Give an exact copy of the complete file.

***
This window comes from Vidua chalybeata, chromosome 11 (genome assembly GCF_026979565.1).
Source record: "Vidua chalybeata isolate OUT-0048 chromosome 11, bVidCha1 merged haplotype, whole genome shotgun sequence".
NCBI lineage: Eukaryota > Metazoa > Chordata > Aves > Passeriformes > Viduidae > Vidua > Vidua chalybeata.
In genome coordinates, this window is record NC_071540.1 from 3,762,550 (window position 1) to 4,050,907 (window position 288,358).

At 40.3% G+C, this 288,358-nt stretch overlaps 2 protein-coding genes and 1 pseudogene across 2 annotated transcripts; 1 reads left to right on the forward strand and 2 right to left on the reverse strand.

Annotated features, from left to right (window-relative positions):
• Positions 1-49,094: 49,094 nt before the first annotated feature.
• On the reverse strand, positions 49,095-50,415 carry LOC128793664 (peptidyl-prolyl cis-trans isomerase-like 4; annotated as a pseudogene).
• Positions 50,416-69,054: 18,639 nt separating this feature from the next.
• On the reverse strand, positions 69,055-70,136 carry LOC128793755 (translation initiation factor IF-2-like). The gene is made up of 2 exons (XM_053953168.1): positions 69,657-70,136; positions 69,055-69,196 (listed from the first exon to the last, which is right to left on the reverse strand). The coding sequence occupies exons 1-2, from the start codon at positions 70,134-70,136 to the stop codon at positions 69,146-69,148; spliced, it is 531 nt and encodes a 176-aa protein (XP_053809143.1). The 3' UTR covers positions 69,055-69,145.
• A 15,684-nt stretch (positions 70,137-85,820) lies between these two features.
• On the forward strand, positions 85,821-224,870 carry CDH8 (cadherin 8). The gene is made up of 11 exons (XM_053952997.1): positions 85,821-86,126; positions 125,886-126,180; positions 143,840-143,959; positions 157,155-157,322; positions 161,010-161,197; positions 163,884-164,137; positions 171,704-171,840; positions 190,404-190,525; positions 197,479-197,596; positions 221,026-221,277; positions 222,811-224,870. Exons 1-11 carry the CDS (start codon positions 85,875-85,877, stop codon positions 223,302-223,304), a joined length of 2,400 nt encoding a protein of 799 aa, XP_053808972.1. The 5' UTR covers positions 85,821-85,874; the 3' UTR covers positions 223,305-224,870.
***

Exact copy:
This window comes from Vidua chalybeata, chromosome 11 (genome assembly GCF_026979565.1).
Source record: "Vidua chalybeata isolate OUT-0048 chromosome 11, bVidCha1 merged haplotype, whole genome shotgun sequence".
NCBI lineage: Eukaryota > Metazoa > Chordata > Aves > Passeriformes > Viduidae > Vidua > Vidua chalybeata.
In genome coordinates, this window is record NC_071540.1 from 3,762,550 (window position 1) to 4,050,907 (window position 288,358).

At 40.3% G+C, this 288,358-nt stretch overlaps 2 protein-coding genes and 1 pseudogene across 2 annotated transcripts; 1 reads left to right on the forward strand and 2 right to left on the reverse strand.

Annotated features, from left to right (window-relative positions):
• Positions 1-49,094: 49,094 nt before the first annotated feature.
• On the reverse strand, positions 49,095-50,415 carry LOC128793664 (peptidyl-prolyl cis-trans isomerase-like 4; annotated as a pseudogene).
• Positions 50,416-69,054: 18,639 nt separating this feature from the next.
• On the reverse strand, positions 69,055-70,136 carry LOC128793755 (translation initiation factor IF-2-like). The gene is made up of 2 exons (XM_053953168.1): positions 69,657-70,136; positions 69,055-69,196 (listed from the first exon to the last, which is right to left on the reverse strand). The coding sequence occupies exons 1-2, from the start codon at positions 70,134-70,136 to the stop codon at positions 69,146-69,148; spliced, it is 531 nt and encodes a 176-aa protein (XP_053809143.1). The 3' UTR covers positions 69,055-69,145.
• A 15,684-nt stretch (positions 70,137-85,820) lies between these two features.
• On the forward strand, positions 85,821-224,870 carry CDH8 (cadherin 8). The gene is made up of 11 exons (XM_053952997.1): positions 85,821-86,126; positions 125,886-126,180; positions 143,840-143,959; positions 157,155-157,322; positions 161,010-161,197; positions 163,884-164,137; positions 171,704-171,840; positions 190,404-190,525; positions 197,479-197,596; positions 221,026-221,277; positions 222,811-224,870. Exons 1-11 carry the CDS (start codon positions 85,875-85,877, stop codon positions 223,302-223,304), a joined length of 2,400 nt encoding a protein of 799 aa, XP_053808972.1. The 5' UTR covers positions 85,821-85,874; the 3' UTR covers positions 223,305-224,870.